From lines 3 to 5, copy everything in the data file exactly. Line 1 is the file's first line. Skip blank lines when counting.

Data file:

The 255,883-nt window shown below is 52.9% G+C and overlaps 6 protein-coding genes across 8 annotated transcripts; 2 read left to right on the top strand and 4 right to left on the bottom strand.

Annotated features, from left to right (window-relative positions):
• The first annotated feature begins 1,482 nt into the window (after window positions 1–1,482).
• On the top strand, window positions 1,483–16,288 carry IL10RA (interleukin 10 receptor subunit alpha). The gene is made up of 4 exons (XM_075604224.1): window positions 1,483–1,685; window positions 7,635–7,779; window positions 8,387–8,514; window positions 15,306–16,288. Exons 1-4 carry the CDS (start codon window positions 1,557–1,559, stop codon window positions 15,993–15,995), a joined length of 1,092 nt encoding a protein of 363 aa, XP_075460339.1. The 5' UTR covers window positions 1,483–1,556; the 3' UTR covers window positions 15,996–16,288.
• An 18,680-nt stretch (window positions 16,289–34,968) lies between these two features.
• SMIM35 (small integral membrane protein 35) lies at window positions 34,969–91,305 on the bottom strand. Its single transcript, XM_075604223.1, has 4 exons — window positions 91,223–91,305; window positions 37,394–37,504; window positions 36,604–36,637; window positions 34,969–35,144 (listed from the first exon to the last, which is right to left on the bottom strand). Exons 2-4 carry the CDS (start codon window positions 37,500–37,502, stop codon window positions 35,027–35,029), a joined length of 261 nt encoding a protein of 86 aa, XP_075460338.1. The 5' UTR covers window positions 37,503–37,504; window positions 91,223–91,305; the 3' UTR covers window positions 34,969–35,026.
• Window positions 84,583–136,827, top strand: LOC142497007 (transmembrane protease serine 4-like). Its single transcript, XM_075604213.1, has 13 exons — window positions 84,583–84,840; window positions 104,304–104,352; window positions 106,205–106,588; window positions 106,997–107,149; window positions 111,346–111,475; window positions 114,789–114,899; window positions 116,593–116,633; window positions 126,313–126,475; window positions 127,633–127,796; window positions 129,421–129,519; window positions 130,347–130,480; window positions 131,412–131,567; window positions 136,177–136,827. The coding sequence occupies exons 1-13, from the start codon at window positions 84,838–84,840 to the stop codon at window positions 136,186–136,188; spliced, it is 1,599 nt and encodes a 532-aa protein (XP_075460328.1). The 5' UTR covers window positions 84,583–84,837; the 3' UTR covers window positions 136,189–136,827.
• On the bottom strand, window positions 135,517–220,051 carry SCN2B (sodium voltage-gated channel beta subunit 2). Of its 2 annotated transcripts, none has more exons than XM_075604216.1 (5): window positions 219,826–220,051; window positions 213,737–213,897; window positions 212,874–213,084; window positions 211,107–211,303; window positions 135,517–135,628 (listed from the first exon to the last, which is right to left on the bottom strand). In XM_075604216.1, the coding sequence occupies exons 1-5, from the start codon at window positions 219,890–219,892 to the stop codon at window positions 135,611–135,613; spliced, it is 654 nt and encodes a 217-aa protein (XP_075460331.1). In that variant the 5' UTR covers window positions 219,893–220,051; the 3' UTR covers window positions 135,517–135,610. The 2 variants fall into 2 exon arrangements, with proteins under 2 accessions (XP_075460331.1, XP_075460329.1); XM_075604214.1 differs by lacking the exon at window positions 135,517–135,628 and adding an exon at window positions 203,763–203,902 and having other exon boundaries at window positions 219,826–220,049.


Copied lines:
• The first annotated feature begins 1,482 nt into the window (after window positions 1–1,482).
• On the top strand, window positions 1,483–16,288 carry IL10RA (interleukin 10 receptor subunit alpha). The gene is made up of 4 exons (XM_075604224.1): window positions 1,483–1,685; window positions 7,635–7,779; window positions 8,387–8,514; window positions 15,306–16,288. Exons 1-4 carry the CDS (start codon window positions 1,557–1,559, stop codon window positions 15,993–15,995), a joined length of 1,092 nt encoding a protein of 363 aa, XP_075460339.1. The 5' UTR covers window positions 1,483–1,556; the 3' UTR covers window positions 15,996–16,288.
• An 18,680-nt stretch (window positions 16,289–34,968) lies between these two features.